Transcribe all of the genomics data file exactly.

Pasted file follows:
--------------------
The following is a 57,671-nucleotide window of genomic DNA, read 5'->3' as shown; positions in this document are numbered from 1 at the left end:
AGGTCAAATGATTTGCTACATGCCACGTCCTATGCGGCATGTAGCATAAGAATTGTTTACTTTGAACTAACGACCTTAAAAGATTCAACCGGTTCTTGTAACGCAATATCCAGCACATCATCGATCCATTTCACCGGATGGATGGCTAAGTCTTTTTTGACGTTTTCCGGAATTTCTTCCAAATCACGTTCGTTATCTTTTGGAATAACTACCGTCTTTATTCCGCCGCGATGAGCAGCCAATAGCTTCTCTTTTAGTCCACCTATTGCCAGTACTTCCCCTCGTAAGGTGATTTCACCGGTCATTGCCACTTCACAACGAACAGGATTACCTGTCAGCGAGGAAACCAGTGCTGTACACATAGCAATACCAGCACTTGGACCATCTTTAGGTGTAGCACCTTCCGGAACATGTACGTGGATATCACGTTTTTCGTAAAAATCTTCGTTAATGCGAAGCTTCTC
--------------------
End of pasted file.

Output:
The following is a 57,671-nucleotide window of genomic DNA, read 5'->3' as shown; positions in this document are numbered from 1 at the left end:
AGGTCAAATGATTTGCTACATGCCACGTCCTATGCGGCATGTAGCATAAGAATTGTTTACTTTGAACTAACGACCTTAAAAGATTCAACCGGTTCTTGTAACGCAATATCCAGCACATCATCGATCCATTTCACCGGATGGATGGCTAAGTCTTTTTTGACGTTTTCCGGAATTTCTTCCAAATCACGTTCGTTATCTTTTGGAATAACTACCGTCTTTATTCCGCCGCGATGAGCAGCCAATAGCTTCTCTTTTAGTCCACCTATTGCCAGTACTTCCCCTCGTAAGGTGATTTCACCGGTCATTGCCACTTCACAACGAACAGGATTACCTGTCAGCGAGGAAACCAGTGCTGTACACATAGCAATACCAGCACTTGGACCATCTTTAGGTGTAGCACCTTCCGGAACATGTACGTGGATATCACGTTTTTCGTAAAAATCTTCGTTAATGCGAAGCTTCTC